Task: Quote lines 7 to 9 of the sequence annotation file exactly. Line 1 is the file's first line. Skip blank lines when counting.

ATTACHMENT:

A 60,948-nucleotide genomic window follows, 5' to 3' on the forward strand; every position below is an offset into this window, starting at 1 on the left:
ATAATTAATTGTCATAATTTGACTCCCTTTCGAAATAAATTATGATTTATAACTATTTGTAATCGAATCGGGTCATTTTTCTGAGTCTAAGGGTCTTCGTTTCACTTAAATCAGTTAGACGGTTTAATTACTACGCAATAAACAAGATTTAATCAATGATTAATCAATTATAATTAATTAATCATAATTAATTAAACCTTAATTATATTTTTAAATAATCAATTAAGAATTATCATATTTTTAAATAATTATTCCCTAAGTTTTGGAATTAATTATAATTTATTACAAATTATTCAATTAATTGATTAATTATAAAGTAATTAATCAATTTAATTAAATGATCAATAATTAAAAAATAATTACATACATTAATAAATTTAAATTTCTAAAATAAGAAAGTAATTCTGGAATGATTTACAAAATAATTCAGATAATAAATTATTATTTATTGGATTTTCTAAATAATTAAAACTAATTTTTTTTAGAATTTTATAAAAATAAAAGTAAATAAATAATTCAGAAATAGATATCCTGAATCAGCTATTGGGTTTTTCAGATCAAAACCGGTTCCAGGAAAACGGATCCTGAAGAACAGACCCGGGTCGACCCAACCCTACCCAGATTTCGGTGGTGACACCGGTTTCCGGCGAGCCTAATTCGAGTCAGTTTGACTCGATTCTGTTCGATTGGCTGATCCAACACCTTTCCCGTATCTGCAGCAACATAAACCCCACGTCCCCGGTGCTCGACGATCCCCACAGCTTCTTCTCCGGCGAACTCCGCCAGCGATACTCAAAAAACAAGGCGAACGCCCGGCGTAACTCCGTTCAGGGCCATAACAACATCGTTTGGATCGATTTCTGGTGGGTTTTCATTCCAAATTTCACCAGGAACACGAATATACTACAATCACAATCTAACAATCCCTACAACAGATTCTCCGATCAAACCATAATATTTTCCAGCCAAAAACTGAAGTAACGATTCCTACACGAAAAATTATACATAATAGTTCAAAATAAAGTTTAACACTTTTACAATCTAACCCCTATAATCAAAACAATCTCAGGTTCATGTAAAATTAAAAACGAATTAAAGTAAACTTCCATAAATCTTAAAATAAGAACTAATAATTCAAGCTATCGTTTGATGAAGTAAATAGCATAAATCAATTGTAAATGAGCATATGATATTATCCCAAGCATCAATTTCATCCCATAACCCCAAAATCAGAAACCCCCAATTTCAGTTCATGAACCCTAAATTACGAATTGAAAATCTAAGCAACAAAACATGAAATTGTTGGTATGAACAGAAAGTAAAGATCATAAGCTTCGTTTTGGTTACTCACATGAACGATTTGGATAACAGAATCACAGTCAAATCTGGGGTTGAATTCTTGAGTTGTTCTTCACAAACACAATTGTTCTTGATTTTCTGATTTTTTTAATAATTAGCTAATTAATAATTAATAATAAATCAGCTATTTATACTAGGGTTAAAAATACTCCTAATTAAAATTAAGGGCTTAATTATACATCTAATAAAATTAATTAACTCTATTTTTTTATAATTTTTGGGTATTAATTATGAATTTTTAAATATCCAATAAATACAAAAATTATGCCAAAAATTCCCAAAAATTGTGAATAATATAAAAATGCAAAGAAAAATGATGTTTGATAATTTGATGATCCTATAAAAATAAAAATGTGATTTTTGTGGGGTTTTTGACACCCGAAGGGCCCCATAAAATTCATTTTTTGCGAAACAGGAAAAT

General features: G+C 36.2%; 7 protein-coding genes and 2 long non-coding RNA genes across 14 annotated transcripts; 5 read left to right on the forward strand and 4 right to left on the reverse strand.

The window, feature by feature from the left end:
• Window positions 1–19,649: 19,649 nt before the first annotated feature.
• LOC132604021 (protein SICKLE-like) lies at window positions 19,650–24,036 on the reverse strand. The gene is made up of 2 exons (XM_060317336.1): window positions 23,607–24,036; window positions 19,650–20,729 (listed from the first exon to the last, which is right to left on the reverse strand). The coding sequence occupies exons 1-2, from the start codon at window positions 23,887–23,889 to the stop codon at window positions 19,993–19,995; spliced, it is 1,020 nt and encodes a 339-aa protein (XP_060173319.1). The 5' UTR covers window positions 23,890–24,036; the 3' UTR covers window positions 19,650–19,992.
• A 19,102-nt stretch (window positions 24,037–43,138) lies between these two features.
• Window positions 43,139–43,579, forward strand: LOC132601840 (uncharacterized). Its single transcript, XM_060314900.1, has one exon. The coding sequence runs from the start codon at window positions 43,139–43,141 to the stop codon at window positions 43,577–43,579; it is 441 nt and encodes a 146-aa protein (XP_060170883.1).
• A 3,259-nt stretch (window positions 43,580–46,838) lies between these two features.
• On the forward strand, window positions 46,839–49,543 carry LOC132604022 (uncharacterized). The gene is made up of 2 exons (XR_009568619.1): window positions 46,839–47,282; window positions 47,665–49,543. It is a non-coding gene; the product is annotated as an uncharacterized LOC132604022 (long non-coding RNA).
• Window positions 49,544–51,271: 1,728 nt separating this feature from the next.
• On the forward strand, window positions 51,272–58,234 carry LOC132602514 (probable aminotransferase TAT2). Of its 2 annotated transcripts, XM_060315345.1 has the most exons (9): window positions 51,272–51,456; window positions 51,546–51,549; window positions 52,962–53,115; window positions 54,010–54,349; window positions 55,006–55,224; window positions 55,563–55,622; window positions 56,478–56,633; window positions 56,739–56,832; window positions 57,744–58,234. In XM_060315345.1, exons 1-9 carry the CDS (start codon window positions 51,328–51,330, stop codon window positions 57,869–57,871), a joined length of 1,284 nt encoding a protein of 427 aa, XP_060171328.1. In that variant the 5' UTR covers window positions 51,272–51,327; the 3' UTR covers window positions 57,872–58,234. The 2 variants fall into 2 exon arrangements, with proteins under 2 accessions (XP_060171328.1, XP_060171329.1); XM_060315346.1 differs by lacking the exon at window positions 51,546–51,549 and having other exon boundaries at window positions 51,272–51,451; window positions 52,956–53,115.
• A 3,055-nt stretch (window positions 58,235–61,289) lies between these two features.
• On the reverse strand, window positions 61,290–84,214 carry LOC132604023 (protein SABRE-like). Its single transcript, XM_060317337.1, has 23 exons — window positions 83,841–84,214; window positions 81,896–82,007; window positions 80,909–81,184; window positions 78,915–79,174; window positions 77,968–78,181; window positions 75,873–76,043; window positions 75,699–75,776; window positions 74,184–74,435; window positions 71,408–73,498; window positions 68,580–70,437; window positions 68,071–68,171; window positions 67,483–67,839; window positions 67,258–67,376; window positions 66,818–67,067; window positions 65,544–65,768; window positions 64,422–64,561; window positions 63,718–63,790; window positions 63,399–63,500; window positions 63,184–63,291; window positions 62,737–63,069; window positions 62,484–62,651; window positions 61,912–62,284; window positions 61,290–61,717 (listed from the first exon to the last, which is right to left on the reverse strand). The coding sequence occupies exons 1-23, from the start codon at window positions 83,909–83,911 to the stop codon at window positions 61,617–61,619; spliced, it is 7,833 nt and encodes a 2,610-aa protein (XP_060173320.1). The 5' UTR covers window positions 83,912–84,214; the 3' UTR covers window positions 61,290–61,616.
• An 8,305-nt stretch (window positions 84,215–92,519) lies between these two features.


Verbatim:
• A 19,102-nt stretch (window positions 24,037–43,138) lies between these two features.
• Window positions 43,139–43,579, forward strand: LOC132601840 (uncharacterized). Its single transcript, XM_060314900.1, has one exon. The coding sequence runs from the start codon at window positions 43,139–43,141 to the stop codon at window positions 43,577–43,579; it is 441 nt and encodes a 146-aa protein (XP_060170883.1).
• A 3,259-nt stretch (window positions 43,580–46,838) lies between these two features.